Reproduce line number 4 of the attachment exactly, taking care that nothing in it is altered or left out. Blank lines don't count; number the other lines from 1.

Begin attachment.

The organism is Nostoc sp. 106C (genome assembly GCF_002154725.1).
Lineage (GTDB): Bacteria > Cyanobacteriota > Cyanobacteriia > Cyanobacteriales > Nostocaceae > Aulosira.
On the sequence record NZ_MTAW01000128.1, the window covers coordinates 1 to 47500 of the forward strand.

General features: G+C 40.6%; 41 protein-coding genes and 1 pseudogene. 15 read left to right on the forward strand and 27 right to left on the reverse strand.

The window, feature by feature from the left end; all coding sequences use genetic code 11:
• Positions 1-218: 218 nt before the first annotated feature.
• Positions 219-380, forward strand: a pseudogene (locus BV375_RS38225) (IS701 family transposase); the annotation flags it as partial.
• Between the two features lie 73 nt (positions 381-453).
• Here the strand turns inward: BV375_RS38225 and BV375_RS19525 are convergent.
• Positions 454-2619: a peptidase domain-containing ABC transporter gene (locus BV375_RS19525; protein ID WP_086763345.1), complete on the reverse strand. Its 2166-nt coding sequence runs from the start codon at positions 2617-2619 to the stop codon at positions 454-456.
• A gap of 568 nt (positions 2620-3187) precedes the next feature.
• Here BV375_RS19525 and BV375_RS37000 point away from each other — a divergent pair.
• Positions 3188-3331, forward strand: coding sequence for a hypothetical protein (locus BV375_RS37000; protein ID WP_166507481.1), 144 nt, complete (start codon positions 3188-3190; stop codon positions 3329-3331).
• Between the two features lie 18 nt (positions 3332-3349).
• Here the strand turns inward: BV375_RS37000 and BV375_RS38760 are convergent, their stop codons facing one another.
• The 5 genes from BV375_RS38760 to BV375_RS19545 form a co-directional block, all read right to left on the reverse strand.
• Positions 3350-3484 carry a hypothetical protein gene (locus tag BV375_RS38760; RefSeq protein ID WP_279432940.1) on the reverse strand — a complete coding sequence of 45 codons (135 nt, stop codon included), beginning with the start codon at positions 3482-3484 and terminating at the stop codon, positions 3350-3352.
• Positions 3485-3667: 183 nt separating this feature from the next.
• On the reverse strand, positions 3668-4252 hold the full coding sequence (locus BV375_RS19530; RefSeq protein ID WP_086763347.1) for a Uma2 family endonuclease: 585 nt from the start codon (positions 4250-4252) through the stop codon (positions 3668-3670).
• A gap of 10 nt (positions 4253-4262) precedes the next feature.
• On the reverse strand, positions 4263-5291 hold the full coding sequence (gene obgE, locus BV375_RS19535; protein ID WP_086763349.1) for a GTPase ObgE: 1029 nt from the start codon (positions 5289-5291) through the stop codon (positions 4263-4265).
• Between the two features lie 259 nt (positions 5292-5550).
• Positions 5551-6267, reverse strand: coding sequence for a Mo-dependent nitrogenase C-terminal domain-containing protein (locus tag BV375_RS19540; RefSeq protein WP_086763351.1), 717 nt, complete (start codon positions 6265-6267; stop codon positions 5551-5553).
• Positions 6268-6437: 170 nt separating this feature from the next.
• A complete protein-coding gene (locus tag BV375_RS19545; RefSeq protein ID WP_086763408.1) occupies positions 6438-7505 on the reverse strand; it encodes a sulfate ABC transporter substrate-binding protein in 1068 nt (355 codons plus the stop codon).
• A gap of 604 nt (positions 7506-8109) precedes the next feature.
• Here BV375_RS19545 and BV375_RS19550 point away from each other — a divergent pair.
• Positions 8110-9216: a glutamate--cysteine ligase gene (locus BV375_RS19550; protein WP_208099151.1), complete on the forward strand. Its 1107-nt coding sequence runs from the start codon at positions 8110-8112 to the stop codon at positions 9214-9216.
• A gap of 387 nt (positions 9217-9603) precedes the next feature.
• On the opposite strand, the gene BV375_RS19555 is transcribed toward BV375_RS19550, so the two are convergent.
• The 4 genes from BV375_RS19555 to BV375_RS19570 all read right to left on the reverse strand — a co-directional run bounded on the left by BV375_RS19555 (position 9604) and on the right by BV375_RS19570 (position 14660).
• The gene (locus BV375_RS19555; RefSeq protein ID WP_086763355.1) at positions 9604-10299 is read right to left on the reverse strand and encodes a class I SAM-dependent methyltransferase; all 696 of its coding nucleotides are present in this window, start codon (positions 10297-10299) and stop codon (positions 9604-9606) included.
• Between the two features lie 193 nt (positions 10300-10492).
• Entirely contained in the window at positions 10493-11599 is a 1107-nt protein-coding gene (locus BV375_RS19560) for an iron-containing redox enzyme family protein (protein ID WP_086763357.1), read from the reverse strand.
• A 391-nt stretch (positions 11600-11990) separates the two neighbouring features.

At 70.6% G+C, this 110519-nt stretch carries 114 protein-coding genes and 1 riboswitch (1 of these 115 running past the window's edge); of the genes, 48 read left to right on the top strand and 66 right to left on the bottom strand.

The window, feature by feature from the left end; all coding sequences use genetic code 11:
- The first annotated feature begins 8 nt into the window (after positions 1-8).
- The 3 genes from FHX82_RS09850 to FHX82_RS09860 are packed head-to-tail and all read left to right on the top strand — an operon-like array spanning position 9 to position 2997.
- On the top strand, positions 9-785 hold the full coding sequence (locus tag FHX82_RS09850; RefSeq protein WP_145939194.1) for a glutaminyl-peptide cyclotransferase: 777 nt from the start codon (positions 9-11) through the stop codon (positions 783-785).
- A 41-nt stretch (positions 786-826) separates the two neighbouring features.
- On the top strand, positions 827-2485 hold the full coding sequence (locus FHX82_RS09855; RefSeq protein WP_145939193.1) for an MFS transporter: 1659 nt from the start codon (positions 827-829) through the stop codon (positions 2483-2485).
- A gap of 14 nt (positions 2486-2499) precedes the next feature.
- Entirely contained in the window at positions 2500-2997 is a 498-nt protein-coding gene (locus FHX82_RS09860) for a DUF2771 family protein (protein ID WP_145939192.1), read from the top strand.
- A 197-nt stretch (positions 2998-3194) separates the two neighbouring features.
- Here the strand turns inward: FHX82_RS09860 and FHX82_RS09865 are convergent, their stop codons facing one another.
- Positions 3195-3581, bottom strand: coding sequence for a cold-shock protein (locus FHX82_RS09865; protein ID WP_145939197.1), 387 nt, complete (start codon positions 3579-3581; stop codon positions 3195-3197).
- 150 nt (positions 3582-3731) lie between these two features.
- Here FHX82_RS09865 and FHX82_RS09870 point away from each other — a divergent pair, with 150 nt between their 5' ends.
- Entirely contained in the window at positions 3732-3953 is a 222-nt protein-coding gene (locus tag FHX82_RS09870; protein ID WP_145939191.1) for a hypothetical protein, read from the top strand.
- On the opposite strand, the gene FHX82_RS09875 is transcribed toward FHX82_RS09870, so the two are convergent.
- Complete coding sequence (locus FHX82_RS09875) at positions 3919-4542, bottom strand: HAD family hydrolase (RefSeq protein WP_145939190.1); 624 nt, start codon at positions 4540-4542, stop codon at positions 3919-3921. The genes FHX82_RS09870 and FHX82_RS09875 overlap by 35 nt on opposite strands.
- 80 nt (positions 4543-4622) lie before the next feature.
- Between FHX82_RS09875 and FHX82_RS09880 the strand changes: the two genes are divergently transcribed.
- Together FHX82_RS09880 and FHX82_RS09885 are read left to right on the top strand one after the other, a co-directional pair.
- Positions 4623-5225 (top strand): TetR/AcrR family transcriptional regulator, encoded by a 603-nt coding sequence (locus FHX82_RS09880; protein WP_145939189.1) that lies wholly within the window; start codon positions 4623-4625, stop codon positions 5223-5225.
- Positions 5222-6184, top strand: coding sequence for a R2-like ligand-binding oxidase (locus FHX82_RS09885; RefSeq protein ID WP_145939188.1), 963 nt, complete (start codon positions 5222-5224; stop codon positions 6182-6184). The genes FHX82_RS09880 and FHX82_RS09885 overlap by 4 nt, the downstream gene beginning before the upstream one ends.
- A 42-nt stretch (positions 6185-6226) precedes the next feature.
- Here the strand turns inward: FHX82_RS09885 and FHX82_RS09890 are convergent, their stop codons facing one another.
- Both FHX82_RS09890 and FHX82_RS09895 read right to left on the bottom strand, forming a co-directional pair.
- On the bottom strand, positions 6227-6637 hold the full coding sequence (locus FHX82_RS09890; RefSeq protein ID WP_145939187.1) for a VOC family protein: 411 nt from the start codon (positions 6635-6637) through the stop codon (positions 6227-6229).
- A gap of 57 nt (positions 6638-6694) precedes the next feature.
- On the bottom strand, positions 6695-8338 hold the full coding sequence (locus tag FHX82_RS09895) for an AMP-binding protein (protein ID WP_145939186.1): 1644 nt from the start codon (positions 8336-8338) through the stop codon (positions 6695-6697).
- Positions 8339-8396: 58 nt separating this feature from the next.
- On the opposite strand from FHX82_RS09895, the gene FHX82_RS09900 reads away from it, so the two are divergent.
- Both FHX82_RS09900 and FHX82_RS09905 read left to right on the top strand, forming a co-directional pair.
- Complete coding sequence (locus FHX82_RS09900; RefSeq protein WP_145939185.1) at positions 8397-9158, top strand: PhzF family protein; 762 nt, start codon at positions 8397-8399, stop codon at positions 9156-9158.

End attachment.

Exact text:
General features: G+C 40.6%; 41 protein-coding genes and 1 pseudogene. 15 read left to right on the forward strand and 27 right to left on the reverse strand.